Weak appetite for Bill Gates’s lab-grown meat solution

Weak appetite for Bill Gates’s lab-grown meat solution
Laboratory-grown meat may not be the solution to reducing methane emissions in the atmosphere as suggested by Bill Gates in a new book, with many critics decrying the lack of research into its impact on human health. Photo: World Economic Forum
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US Billionaire and philanthropist Bill Gates’s solution to an impeding climate change disaster, which involves switching from consuming real meat to consuming synthetic meat, has been met with strong reactions from many quarters.

In an interview with MIT Technology Review about his recently released book, How to Avoid a Climate Disaster, he said that all “rich countries [needed to] move to 100% synthetic beef” to cut back on methane emissions.

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“You can get used to the taste difference, and the claim is they’re going to make it taste even better over time,” he said.

Gates added that he was optimistic that plant-based beef substitutes could replace meat from actual cattle without laboratory-grown meat taking over the market. While he was advocating for this, he said he understood that it would probably not be a simple transition.

After initial hype on the market, plant-based ‘fake meat’ brands started running into headwinds in recent times, with the stock of companies producing these products being downgraded, resulting in prices being discounted to increase sales, and lawsuits being instituted over food safety standards.

Analysts have also criticised Gates for being biased due to the financial investments he has made in companies and his shares in start-ups that focus on developing artificial or plant-based alternatives to meat, such as Nature’s Fynd, Hampton Creek, Memphis Meats, Beyond Meat and Impossible Foods.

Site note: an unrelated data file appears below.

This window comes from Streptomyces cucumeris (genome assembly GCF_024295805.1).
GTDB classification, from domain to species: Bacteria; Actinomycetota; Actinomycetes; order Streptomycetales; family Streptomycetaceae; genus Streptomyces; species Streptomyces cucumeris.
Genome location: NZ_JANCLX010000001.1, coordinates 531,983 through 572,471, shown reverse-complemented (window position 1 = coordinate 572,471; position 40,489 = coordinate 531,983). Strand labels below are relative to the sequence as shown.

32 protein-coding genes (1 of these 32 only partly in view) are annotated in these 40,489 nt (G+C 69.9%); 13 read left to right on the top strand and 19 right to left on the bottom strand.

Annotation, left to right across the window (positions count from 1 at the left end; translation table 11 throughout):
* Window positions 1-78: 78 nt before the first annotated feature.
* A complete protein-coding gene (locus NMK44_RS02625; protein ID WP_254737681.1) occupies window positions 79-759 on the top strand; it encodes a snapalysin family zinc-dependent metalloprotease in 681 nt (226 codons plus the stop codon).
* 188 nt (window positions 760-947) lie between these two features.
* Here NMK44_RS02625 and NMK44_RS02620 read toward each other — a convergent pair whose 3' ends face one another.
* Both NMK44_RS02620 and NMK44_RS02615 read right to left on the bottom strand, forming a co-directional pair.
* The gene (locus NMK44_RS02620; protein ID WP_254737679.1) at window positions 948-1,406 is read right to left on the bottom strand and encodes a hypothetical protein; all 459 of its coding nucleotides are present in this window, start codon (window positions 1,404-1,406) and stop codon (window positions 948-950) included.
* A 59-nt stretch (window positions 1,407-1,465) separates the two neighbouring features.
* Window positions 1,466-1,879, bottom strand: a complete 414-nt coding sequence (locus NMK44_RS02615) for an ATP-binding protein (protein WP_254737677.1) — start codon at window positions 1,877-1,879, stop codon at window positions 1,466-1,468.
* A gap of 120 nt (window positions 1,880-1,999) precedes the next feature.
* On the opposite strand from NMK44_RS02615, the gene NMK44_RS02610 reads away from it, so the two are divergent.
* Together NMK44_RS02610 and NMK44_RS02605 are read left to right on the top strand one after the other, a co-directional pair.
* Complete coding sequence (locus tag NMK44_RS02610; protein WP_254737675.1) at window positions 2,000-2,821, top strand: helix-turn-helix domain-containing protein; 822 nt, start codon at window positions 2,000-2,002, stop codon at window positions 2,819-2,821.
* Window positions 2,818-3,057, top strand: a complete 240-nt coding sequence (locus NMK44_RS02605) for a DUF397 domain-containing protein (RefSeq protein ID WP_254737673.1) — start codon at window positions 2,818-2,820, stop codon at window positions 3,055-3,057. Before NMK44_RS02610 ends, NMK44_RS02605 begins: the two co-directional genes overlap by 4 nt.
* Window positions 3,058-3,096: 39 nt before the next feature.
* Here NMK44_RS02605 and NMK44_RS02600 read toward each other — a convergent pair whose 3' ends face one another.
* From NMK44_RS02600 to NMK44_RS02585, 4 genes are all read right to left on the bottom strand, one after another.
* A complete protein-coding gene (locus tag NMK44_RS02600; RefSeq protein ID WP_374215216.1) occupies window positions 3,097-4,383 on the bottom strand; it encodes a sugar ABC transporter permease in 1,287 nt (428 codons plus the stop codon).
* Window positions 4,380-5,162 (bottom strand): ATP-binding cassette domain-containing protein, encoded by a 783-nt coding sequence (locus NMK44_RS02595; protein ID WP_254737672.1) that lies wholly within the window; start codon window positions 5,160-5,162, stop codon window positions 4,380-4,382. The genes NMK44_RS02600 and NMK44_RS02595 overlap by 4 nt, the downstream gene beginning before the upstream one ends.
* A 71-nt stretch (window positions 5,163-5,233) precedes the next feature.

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A wide range of voices also reacted to Gates’s statements on social media, urging him to spend more time researching the livestock sector.

The first ‘synthetic hamburger’ was produced in 2013 by researchers at Maastricht University in the Netherlands. Research into the production of in-vitro meat continued, and the cost of this was soon rapidly being cut with a view to make such ‘meat’ products available to large retailers at an affordable price.

In 2019, a study by John Lynch and Raymond Pierrehumbert at the University of Oxford looked at the long-term environmental impact of both real and synthetic beef.

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This study, published on the Frontiers in Sustainable Food Systems website, along with others, suggested that in the long term, the environmental impact of laboratory-grown meat could be higher than that of livestock.

Unlike previous research, these studies considered not only the nature of the gases emitted, but also the energy costs of the infrastructure required for cell culture.

In a 2018 statement, the European Commission also questioned the potential risk posed by laboratory-produced synthetic meat following concerns raised by Italian and European trade associations with regard to the lack of studies quantifying the risks consuming synthetic meat poses to human health.

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